The Indie Image (Part 2)
As we continue the journey to clean up the independent artist’s image, there are a couple more topics that must be addressed.
I am an indie artist junkie! I spend many hours looking through profiles, listening to new music, and just being baptized in the indie music scene. Through that passion I have come to learn some things that helps separate a “good” profile from a “bad” one. If you haven’t had a chance read the first article in this series, you can view it here where we looked at profile pictures and the music itself. There are more items, however, to be addressed!
If you have both grabbed someone with your profile picture, and moved them with your music, then they may begin to look at other parts of your page. My first reaction as I browse for music is to move on to reading the Biography of the artist.
I highly suggest you write your Bio in third person if possible. Ask for help writing it. Get an outsider's opinion on grammar, sentence structure, and how the bio should flow. A bio should also flow like a song and take you somewhere. It should have a clear message about who you are and what you are about.
Things that I commonly see that I suggest you NOT include: band break ups (or a trite story about how the band formed), bands/artists you’ve played with previously or recently shared the stage with, years you’ve been doing music, how old you are, your musical accolades (unless they are professional awards), and other insignificant facts that aren’t appealing to a casual reader.
Focus your bio on what you are about musically. Sell who you are and what you care about. Also, the first sentence should be attention grabbing, and not this…which I read yesterday…“We are up and coming in Christian music and we are going to be signed soon…” I only read the rest for entertainment. And don’t use the words “up-and-coming” because that’s in every Bio out there. Keep your bio generally short, well focused, and well crafted. A polished Bio can go a long way to impress a potential life-long fan!
We live in a status update world. This is how artists/bands connect on a daily basis with fans. So as I sift through pages and see all sorts of updates I have come to learn a few things from seeing professional artist status updates and indie artist status updates.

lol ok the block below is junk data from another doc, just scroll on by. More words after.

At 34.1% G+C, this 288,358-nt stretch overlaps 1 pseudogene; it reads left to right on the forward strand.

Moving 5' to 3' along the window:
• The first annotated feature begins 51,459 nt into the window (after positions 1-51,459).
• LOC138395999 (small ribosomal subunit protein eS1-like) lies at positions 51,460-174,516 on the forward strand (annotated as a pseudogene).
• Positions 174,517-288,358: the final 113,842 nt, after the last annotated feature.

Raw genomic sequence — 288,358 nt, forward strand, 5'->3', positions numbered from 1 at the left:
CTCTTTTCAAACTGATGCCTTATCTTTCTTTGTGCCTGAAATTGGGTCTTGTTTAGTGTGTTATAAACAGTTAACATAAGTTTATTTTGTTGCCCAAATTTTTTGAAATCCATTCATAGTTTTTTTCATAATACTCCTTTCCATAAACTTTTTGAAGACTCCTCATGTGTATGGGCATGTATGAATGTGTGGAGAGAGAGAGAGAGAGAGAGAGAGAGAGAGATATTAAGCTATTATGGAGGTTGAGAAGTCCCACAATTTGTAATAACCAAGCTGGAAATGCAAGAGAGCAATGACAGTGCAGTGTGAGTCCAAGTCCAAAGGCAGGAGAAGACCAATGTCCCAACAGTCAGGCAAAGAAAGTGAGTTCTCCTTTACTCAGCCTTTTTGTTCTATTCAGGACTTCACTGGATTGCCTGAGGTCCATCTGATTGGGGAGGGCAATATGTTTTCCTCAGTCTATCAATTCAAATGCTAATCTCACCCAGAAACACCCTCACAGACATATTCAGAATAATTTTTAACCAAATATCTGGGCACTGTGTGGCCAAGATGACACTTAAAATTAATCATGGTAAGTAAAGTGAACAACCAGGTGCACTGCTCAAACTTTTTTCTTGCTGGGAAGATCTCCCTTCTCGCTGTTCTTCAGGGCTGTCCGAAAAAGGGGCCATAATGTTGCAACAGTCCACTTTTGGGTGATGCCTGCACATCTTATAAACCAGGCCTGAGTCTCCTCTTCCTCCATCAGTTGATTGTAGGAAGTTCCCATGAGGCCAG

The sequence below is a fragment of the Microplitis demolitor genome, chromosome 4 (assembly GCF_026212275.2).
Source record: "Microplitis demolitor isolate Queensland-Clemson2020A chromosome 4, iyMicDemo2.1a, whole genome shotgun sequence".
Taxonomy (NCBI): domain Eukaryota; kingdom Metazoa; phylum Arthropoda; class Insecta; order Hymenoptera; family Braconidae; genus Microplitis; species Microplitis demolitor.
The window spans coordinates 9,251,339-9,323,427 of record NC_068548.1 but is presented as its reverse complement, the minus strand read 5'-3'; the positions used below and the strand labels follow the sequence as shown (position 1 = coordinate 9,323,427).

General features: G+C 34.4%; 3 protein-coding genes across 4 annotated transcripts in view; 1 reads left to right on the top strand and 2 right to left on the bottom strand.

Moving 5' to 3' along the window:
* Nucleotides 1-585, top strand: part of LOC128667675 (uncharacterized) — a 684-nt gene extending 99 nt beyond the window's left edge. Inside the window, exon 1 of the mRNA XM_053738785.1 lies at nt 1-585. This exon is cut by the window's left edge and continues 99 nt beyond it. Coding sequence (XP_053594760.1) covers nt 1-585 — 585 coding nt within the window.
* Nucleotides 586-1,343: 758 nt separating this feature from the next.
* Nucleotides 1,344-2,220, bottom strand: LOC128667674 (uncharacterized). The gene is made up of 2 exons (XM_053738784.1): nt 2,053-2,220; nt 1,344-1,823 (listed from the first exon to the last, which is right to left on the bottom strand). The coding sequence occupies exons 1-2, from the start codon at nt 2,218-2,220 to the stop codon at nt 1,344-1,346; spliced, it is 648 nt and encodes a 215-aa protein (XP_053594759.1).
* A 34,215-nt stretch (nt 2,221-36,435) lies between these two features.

Try to limit your updates to one or two per day. Unless you have something major going on, you should be able to capture anything necessary in one update. Try to limit the amount of status updates that ask people to do something for you, whether it be, “buy our new CD”, or “listen to our new song”, or “click on this link”. People follow your band on Twitter and Facebook because they want a behind the scenes look, not to be bossed around into increasing your play counts or YouTube views.
Maybe tweet a photo of the band in the studio, or a quick video of the artist setting up for a concert, or a picture of you guys/gals at lunch. People aren’t following you for a continual advertisement about yourself. If they follow you, they already like you, they want to get to know you better.
Try to keep the updates professional, no picture is better than a bad picture, no questionable language or comments, no inside jokes, and try to avoid negativity…people get enough negative from the news already.
Set up a different account for your band page that is different from your personal. If you go by your name…call it “John Smith Music”. This will free you up to have a personal account to joke around on and have fun, while having a more of a “professional” account, since your music is your profession, right?
Lastly, be personable. People follow you to find out who you are as an artist/band, not the monotony of what everyday life on the road feels like. Try to answer the question “Who is this artists?” and each update shows followers a new aspect of your personality, and/or interests.
A clear and simple Bio and professional yet personable status updates can begin changing your image from indie to professional for free. We can all strive to clean up our image somewhat. I believe that the level of the image you portray will directly influence the level of followers/fans you have.
Sean is a full-time producer and songwriter in Lawrenceville, GA.
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